On Writing Employment References …

Last week I got asked to provide a reference for a friend who I used to work with and, perhaps, don’t get to see as much as I would like to. I have no problem giving him the reference. From the sound of it the job he is after is right up his street and I know he will throw himself into it in a way that he’ll be great at it. I have no doubt he will be an asset to the company that’s looking to employ him. I just have one issue and that’s the reference questionnaire I was asked to fill in. It has some pretty standard questions asking how long I had know him and in what capacity. Then it also asked me to state his strengths (ok, no problem) but then asks me for his weaknesses and a number of other questions that encourage me to rank the individual (although on what sort of scale I am not told).

And therein was the problem. If I were representing his current employer (and I am not) I would have to be careful as, under UK law (if I am not mistaken) an employer providing a reference to a prospective employer owes a duty of care to the employee and criticisms can be taken as libel etc. or, at the very least, leave you open to damages. Now, I appreciate this is more of a personal reference but that’s not the point. There was so much I was being asked to fill in that I was beginning to think that the company in question could not trust their own judgement in any way as to his character.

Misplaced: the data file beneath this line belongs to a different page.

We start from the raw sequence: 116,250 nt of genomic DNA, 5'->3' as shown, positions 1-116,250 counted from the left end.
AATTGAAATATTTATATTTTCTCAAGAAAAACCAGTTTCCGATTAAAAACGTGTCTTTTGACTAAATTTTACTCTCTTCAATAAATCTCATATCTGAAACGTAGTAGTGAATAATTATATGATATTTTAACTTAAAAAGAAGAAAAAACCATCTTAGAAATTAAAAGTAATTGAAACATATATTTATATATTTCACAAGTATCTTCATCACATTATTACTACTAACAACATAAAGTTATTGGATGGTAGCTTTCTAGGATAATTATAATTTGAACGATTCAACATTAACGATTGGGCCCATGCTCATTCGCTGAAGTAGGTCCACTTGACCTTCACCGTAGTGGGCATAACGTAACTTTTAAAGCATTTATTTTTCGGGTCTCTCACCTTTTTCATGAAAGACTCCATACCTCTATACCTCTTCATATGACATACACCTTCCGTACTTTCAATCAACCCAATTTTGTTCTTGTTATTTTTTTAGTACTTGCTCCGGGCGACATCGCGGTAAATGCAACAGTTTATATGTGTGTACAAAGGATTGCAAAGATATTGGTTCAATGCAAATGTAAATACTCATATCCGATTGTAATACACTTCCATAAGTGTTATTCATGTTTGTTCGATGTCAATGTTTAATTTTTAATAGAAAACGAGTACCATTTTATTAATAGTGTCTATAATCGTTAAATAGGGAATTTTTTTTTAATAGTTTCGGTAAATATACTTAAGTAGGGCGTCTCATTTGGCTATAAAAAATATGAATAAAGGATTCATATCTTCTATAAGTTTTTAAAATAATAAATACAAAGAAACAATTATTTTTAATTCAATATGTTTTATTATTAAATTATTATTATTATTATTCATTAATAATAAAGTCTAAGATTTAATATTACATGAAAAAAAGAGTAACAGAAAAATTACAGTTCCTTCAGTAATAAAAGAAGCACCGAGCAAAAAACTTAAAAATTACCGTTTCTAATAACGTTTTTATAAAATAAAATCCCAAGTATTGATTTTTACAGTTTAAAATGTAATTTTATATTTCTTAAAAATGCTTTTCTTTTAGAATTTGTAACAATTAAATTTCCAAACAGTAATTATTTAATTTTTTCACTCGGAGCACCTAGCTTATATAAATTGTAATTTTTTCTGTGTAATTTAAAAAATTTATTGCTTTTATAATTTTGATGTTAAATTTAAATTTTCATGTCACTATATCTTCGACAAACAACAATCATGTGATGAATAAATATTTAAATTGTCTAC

The thing is I had nothing negative to say. I am certain we could all say something negative about everybody we know. You know, we could find some small personal trait that irritated but it’s not relevant in this case. When I worked with him he was diligent and performed as you would expect. So, I didn’t answer the question.

And, of course, by not answering the question there is a perspective employer who is wondering what I left out. I didn’t leave anything out I just had nothing to say in that box that I thought anywhere near relevant to the reference I was writing. Reference-reading is all about the unsaid not the said.

So, what should I have done?

On this day…

  • 2003: Call God Now — Ah, I’ve always wondered who had the hotline to God and it turns out that it’s a man in Salford: [...]